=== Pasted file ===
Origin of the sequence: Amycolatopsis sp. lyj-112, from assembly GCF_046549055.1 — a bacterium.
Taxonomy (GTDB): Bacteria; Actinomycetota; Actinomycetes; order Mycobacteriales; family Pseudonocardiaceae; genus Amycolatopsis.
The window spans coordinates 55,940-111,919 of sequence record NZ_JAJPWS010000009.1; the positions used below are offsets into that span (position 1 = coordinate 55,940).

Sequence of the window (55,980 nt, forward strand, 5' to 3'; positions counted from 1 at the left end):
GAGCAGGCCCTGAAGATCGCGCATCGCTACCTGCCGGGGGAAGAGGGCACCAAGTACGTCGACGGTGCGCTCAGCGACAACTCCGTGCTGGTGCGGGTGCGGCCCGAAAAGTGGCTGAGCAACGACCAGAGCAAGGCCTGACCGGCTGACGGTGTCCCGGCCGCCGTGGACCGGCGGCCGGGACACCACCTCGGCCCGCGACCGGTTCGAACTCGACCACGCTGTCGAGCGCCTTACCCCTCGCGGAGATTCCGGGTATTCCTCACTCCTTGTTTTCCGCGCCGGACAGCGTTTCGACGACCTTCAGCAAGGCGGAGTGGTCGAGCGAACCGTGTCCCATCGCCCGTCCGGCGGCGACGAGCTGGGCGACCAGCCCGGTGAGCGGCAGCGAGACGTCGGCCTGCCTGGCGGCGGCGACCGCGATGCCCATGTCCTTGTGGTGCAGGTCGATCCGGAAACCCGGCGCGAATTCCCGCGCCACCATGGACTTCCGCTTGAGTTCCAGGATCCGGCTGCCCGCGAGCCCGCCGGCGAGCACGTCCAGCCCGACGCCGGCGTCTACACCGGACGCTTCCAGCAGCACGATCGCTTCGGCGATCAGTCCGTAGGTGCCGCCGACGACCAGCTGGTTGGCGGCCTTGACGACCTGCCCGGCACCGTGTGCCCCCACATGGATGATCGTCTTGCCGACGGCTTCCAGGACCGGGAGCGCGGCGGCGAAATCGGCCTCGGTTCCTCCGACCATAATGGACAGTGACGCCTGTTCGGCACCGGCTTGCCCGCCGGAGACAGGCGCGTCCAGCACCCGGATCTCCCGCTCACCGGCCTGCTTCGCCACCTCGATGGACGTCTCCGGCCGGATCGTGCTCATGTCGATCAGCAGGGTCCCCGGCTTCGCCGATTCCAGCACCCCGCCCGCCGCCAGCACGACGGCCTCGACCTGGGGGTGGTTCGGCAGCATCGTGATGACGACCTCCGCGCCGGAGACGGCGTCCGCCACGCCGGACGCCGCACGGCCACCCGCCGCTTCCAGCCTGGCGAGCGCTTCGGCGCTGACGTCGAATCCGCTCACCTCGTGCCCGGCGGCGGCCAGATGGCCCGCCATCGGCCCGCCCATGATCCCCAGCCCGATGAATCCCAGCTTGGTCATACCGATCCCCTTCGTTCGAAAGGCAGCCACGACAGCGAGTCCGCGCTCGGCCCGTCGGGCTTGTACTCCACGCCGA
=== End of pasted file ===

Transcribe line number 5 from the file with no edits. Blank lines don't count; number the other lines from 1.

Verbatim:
GAGCAGGCCCTGAAGATCGCGCATCGCTACCTGCCGGGGGAAGAGGGCACCAAGTACGTCGACGGTGCGCTCAGCGACAACTCCGTGCTGGTGCGGGTGCGGCCCGAAAAGTGGCTGAGCAACGACCAGAGCAAGGCCTGACCGGCTGACGGTGTCCCGGCCGCCGTGGACCGGCGGCCGGGACACCACCTCGGCCCGCGACCGGTTCGAACTCGACCACGCTGTCGAGCGCCTTACCCCTCGCGGAGATTCCGGGTATTCCTCACTCCTTGTTTTCCGCGCCGGACAGCGTTTCGACGACCTTCAGCAAGGCGGAGTGGTCGAGCGAACCGTGTCCCATCGCCCGTCCGGCGGCGACGAGCTGGGCGACCAGCCCGGTGAGCGGCAGCGAGACGTCGGCCTGCCTGGCGGCGGCGACCGCGATGCCCATGTCCTTGTGGTGCAGGTCGATCCGGAAACCCGGCGCGAATTCCCGCGCCACCATGGACTTCCGCTTGAGTTCCAGGATCCGGCTGCCCGCGAGCCCGCCGGCGAGCACGTCCAGCCCGACGCCGGCGTCTACACCGGACGCTTCCAGCAGCACGATCGCTTCGGCGATCAGTCCGTAGGTGCCGCCGACGACCAGCTGGTTGGCGGCCTTGACGACCTGCCCGGCACCGTGTGCCCCCACATGGATGATCGTCTTGCCGACGGCTTCCAGGACCGGGAGCGCGGCGGCGAAATCGGCCTCGGTTCCTCCGACCATAATGGACAGTGACGCCTGTTCGGCACCGGCTTGCCCGCCGGAGACAGGCGCGTCCAGCACCCGGATCTCCCGCTCACCGGCCTGCTTCGCCACCTCGATGGACGTCTCCGGCCGGATCGTGCTCATGTCGATCAGCAGGGTCCCCGGCTTCGCCGATTCCAGCACCCCGCCCGCCGCCAGCACGACGGCCTCGACCTGGGGGTGGTTCGGCAGCATCGTGATGACGACCTCCGCGCCGGAGACGGCGTCCGCCACGCCGGACGCCGCACGGCCACCCGCCGCTTCCAGCCTGGCGAGCGCTTCGGCGCTGACGTCGAATCCGCTCACCTCGTGCCCGGCGGCGGCCAGATGGCCCGCCATCGGCCCGCCCATGATCCCCAGCCCGATGAATCCCAGCTTGGTCATACCGATCCCCTTCGTTCGAAAGGCAGCCACGACAGCGAGTCCGCGCTCGGCCCGTCGGGCTTGTACTCCACGCCGA